The tragedy in Minneapolis of a few days ago underlines something I have written about before and will no doubt have to write about again. I never really thought about it much until Katrina hit and I saw the images that all of you saw. Those were images of people standing in what seemed like endless lines for food and water or to be evacuated.
Waiting for “professionals” to save you in a time of crisis may cost you your life. In this age of terrorism it is very important that individuals be able to think clearly, and also have the ability to take care of themselves in a time of tragedy, or an insane random event such as the bridge collapse. First responders didn’t empty those frightened kids out of that school bus that almost met a terrible fate on the I35W bridge, normal people did. Someone had to take charge, calm the kids down, get them off the bus and scurry them to safety – then the “first responders” came and evacuated them and others off of what was left of the bridge.
As I alluded to earlier, during the Katrina crisis I was simply appalled and irate at those who refused to take their personal safety into their own hands and instead decided that they would wait for the government to help them. Remember the convention center where a breathless Geraldo Rivera stated that babies were dying? Remember the bridge where people waited for days on end to be evacuated? What the hell was everybody doing?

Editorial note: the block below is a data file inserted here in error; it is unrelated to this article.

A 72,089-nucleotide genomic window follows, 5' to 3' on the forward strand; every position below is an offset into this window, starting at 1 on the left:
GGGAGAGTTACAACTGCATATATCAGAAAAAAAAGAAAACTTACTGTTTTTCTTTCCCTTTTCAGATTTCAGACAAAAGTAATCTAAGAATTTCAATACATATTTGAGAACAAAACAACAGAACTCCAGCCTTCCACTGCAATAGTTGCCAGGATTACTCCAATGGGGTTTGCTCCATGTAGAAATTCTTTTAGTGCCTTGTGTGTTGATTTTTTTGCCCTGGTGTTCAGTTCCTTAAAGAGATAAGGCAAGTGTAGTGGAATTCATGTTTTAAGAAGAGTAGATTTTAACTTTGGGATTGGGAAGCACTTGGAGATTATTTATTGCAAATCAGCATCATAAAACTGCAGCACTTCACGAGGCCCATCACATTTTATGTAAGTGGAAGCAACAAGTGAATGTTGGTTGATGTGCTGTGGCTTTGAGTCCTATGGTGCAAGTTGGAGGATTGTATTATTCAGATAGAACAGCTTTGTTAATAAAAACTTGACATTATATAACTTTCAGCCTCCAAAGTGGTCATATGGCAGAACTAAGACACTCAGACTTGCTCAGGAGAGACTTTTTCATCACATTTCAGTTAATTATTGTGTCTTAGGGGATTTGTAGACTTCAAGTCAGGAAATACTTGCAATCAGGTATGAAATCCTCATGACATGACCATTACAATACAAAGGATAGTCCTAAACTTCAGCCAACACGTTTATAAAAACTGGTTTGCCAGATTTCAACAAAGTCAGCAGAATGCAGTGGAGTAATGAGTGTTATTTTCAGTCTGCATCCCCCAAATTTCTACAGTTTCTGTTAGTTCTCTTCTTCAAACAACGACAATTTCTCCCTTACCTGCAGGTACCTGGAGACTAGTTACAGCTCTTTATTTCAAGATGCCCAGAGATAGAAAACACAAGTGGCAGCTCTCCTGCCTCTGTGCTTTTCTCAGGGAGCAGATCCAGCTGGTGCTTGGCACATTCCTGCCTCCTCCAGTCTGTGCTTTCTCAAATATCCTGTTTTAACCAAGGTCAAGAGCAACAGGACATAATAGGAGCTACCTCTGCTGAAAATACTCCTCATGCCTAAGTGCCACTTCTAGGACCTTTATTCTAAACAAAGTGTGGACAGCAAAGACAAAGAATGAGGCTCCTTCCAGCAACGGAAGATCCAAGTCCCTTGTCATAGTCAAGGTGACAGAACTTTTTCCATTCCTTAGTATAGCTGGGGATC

It is approximately 76 miles from New Orleans to Baton Rouge, LA. Most humans can leisurely walk 3 mph, making it about 25 hours or so to make the hike from NO to Baton Rouge. To this day I wonder why more people didn’t do this, or just hike it to a closer destination where help may have been available. I understand that some people may have been trapped by water and I understand that small children and the elderly may have an issue with this sort of jaunt, but a normal healthy adult should have really no problem, even carrying provisions in a backpack.
But that last sentence is where I get tripped up. The words healthy adult are meaning less and less in our present day America. You can’t help yourself if you can’t help yourself, as I like to say.
And you may, someday, need to help yourself. The bridge collapse and disasters like Katrina are proof that it may be YOU that has to flee, help, or act. You may not have time to allow for a governmental agency or a “first responder” to arrive and lend a hand.
I hope you have a plan in case of an emergency, and are healthy enough to implement it.
Cross posted at LITGM.